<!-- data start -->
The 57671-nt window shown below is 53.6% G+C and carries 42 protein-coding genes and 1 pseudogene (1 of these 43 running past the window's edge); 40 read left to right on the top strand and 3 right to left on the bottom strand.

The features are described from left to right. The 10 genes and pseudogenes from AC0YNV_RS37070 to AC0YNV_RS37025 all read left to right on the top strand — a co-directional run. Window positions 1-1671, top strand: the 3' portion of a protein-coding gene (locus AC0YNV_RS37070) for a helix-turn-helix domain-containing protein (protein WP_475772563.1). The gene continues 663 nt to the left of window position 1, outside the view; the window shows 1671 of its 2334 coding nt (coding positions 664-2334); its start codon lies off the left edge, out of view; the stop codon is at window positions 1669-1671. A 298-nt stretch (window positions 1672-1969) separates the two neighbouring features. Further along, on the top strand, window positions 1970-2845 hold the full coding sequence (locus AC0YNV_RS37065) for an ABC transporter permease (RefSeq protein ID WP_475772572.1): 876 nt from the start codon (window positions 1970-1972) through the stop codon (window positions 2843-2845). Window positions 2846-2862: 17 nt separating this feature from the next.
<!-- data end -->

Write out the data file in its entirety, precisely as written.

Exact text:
The 57671-nt window shown below is 53.6% G+C and carries 42 protein-coding genes and 1 pseudogene (1 of these 43 running past the window's edge); 40 read left to right on the top strand and 3 right to left on the bottom strand.

The features are described from left to right. The 10 genes and pseudogenes from AC0YNV_RS37070 to AC0YNV_RS37025 all read left to right on the top strand — a co-directional run. Window positions 1-1671, top strand: the 3' portion of a protein-coding gene (locus AC0YNV_RS37070) for a helix-turn-helix domain-containing protein (protein WP_475772563.1). The gene continues 663 nt to the left of window position 1, outside the view; the window shows 1671 of its 2334 coding nt (coding positions 664-2334); its start codon lies off the left edge, out of view; the stop codon is at window positions 1669-1671. A 298-nt stretch (window positions 1672-1969) separates the two neighbouring features. Further along, on the top strand, window positions 1970-2845 hold the full coding sequence (locus AC0YNV_RS37065) for an ABC transporter permease (RefSeq protein ID WP_475772572.1): 876 nt from the start codon (window positions 1970-1972) through the stop codon (window positions 2843-2845). Window positions 2846-2862: 17 nt separating this feature from the next.